The Evolution of Education: A Macroeconomic Analysis

36 Pages Posted: 6 Oct 2008

See all articles by Diego Restuccia

Diego Restuccia

University of Toronto - Department of Economics

Guillaume Vandenbroucke

Federal Reserve Banks - Federal Reserve Bank of St. Louis

Multiple version iconThere are 2 versions of this paper

Date Written: October 2008

Abstract

Between 1940 and 2000 there has been a substantial increase of educational attainment in the United States. What caused this trend? We develop a model of schooling decisions in order to assess the quantitative contribution of technological progress in explaining the evolution of education. We use earnings across educational groups and growth in gross domestic product per worker to restrict technological progress. These restrictions imply substantial skill-biased technical change (SBTC). We find that changes in relative earnings through SBTC can explain the bulk of the increase in educational attainment. In particular, a calibrated version of the model generates an increase in average years of schooling of 48 percent compared to 27 percent in the data. This strong effect of changes in relative earnings on educational attainment is robust to relevant variations in the model and is consistent with empirical estimates of the long-run income elasticity of schooling. We also find that the substantial increase in life expectancy observed during the period contributes little to the change in educational attainment in the model.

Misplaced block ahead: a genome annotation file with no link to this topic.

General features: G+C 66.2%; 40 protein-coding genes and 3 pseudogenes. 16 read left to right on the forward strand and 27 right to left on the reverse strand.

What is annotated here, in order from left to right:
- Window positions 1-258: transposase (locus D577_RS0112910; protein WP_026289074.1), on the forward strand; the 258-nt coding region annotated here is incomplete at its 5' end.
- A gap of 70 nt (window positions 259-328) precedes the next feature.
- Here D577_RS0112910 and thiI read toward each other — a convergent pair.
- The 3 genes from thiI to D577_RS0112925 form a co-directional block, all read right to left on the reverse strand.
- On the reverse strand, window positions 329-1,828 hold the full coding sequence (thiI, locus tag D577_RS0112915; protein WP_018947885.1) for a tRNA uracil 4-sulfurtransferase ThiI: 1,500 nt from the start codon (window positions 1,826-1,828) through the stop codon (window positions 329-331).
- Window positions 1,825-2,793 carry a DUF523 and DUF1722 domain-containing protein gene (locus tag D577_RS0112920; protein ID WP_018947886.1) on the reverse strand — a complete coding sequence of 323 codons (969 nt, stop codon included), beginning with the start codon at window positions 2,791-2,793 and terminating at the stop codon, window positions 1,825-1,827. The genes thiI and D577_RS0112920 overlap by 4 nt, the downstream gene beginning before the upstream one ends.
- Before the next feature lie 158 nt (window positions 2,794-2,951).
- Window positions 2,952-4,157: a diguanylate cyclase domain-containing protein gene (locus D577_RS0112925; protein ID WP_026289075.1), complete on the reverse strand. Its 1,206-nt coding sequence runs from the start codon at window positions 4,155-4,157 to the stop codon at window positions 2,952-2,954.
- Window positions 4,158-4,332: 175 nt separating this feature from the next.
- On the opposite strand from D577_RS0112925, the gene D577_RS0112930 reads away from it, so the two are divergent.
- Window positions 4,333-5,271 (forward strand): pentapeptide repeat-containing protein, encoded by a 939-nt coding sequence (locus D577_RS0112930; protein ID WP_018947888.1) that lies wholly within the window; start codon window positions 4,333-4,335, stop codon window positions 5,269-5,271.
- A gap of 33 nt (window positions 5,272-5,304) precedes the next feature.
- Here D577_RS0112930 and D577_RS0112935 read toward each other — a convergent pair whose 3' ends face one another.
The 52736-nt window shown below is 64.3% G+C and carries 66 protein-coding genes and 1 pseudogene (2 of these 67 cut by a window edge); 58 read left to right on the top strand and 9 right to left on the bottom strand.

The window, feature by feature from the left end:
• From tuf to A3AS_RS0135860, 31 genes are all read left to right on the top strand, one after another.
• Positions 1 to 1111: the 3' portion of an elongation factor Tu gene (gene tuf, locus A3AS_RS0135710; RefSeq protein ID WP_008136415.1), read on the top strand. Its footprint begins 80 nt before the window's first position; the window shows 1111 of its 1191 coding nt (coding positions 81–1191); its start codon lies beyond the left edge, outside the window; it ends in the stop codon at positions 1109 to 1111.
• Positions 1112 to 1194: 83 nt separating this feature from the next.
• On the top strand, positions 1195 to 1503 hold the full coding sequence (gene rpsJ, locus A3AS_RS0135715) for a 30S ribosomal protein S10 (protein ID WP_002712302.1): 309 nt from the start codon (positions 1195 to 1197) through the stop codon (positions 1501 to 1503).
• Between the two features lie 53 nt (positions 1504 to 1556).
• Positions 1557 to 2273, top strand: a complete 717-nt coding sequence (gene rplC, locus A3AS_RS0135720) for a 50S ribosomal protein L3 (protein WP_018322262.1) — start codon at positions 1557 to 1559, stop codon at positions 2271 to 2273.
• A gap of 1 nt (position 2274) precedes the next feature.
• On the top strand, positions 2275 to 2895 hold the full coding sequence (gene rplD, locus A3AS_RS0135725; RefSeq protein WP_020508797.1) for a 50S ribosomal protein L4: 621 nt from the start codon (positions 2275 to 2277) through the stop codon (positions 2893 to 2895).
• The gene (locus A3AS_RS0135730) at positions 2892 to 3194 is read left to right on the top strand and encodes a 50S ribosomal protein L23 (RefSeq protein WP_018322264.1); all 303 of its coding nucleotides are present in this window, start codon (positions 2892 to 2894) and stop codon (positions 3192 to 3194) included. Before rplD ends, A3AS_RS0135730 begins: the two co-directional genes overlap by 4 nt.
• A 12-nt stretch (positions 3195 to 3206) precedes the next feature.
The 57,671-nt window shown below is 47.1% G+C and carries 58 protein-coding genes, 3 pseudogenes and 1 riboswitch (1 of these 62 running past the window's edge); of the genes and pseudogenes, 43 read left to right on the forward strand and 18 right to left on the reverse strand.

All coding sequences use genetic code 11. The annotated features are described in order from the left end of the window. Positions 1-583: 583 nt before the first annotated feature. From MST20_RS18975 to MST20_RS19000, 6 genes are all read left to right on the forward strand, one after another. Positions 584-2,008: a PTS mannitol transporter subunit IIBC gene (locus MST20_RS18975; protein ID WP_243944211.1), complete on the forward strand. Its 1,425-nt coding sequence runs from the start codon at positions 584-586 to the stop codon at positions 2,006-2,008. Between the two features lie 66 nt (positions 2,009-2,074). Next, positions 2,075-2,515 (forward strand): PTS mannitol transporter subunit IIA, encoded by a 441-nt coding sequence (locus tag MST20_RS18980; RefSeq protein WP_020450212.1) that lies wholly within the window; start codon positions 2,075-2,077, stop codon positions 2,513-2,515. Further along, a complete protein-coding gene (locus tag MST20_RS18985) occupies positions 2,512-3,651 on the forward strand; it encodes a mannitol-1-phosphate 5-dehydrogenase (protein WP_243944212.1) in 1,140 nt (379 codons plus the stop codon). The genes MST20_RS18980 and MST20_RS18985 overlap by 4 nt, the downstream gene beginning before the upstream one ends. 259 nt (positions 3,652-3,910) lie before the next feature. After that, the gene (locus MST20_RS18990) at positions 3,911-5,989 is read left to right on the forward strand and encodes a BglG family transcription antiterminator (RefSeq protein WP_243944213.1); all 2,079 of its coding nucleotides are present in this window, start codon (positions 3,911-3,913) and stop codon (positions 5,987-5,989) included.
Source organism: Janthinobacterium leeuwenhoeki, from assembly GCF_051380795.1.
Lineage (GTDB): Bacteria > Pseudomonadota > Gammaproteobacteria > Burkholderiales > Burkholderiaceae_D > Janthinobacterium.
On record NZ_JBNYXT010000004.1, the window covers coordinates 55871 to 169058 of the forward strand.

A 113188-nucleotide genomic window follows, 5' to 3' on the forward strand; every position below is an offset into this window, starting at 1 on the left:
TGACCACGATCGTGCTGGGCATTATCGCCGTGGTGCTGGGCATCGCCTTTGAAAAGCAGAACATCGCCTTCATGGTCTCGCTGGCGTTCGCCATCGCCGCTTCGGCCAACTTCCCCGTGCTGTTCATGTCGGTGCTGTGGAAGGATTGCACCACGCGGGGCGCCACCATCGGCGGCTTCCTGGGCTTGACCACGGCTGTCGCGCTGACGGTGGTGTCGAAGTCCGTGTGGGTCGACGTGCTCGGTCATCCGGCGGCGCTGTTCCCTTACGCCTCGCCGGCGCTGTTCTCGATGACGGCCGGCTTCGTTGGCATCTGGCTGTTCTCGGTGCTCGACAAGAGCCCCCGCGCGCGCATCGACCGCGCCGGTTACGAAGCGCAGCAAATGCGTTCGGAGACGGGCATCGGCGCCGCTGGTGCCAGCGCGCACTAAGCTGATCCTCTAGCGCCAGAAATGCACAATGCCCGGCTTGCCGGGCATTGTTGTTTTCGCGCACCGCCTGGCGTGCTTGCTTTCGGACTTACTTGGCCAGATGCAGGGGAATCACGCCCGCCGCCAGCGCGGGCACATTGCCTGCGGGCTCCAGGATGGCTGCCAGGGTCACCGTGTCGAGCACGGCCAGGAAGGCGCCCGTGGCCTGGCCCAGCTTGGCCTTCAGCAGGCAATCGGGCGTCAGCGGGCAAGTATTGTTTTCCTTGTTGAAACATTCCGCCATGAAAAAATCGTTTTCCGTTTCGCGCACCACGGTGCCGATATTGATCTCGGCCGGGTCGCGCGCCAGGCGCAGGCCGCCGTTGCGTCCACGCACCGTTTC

Keywords: educational attainment, schooling, skill biased technical progress, human capital

JEL Classification: E1, O3, O4

Suggested Citation

Restuccia, Diego and Vandenbroucke, Guillaume, The Evolution of Education: A Macroeconomic Analysis (October 2008). Available at SSRN: https://ssrn.com/abstract=1279467 or http://dx.doi.org/10.2139/ssrn.1279467

Diego Restuccia

University of Toronto - Department of Economics ( email )

150 St. George Street
Toronto, Ontario M5S 3G7
Canada

Guillaume Vandenbroucke (Contact Author)

Federal Reserve Banks - Federal Reserve Bank of St. Louis ( email )

411 Locust St
Saint Louis, MO 63011
United States
+1 314 444 8717 (Phone)

HOME PAGE: http://www.guillaumevdb.net/

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